Gopher frog back in the news!

February 26, 2013 | By REED HOPPER

As noted here, we filed suit against the U.S. Fish and Wildlife Service earlier in the month challenging the agency’s over board designation of “critical habitat” for the dusky gopher frog.  Among other things, the Service included a large area of private land in St. Tammany Parish, Louisiana, that the Service admits is unsuitable for the frog’s habitat.  PLF represents Markle Interests, LLC, which holds a minority interest in the land.  Today, the majority landowners joined our suit by filing a complaint of their own.

In part, the related press release states:

“Attorneys for three landowners in St. Tammany Parish filed suit against the U.S. Fish and Wildlife Service today for illegally designating 1,544 acres of private land as ‘critical habitat’ for the dusky gopher frog.

“The suit was filed in the U.S. District Court for the Eastern District of Louisiana on behalf of P & F Lumber Co. (2000), LLC, St. Tammany Land Co., LLC, and PF Monroe Properties, LLC. It follows the U.S. Fish and Wildlife Service’s “critical habitat” designation which was issued in June, 2012. As the lawsuit notes, the designation included 1,544 acres of privately-owned property that is neither occupied, nor usable, by the frog, as it contains none of the frog’s habitat elements.

“Edward B. Poitevent, II, the manager of P & F Lumber Co. and a representative of the other owners, said this about the critical habitat designation: ‘While this case is about an ill-advised land grab by the U.S. Fish and Wildlife Service in one Louisiana parish, it’s also about how property rights are being jeopardized by governmental intrusion from coast to coast. Until now, federal officials have never attempted to do what they did here — set aside private property as the critical habitat for a species knowing that the land is clearly unsuitable for the species and that the species is gone from the land.'”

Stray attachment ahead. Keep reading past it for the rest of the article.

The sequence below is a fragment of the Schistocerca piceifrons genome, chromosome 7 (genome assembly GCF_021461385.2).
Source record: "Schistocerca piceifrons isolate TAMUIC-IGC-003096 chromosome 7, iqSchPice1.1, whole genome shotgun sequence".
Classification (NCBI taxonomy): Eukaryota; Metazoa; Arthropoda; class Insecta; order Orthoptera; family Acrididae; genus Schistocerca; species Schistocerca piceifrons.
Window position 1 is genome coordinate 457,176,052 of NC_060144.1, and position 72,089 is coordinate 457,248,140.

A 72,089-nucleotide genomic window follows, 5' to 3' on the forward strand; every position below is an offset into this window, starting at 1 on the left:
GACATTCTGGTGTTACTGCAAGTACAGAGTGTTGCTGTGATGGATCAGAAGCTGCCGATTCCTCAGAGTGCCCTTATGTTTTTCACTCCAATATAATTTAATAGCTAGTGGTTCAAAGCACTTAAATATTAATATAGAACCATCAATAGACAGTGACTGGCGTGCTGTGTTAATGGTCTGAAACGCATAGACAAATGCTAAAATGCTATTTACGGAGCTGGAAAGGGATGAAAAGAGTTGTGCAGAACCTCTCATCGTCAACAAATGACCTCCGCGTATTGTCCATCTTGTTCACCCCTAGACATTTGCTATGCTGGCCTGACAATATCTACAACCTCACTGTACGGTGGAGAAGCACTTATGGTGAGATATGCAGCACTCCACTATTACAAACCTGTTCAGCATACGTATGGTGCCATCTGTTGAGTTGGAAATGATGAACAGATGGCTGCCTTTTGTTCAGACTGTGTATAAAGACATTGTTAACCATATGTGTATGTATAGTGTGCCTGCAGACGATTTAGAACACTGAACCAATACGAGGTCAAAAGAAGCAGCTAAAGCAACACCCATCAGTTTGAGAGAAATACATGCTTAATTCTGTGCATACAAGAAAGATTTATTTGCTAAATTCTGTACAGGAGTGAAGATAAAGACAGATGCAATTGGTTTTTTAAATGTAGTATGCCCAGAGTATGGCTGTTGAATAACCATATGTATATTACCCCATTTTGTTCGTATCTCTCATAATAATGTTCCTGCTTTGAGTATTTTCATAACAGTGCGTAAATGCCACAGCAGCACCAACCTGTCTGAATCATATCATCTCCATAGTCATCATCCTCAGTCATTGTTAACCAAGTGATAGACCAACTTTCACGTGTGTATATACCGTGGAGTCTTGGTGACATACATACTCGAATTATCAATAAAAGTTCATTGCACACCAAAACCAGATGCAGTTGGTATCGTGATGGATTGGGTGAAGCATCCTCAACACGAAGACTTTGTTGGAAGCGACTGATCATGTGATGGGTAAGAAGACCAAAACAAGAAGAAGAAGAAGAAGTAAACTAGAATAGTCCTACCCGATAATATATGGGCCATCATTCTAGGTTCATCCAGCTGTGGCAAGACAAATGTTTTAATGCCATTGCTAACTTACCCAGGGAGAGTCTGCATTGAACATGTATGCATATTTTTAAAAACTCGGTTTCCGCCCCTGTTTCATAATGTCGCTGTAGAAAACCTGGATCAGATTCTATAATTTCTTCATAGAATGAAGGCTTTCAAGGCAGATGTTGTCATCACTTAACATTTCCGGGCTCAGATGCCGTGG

Echoing the concerns of PLF, Mr. Poitevent continued:

“If this rule stands, any land anywhere in the U.S. can have restrictions imposed merely by federal bureaucrats claiming the land may someday be used for species recovery.”

The full press release can be read here.  The complaint can be read here.

We expect another party to join our suit in the near future.  Weyerhaeuser filed it’s 60-day Notice of Intent to Sue on December 21, 2012.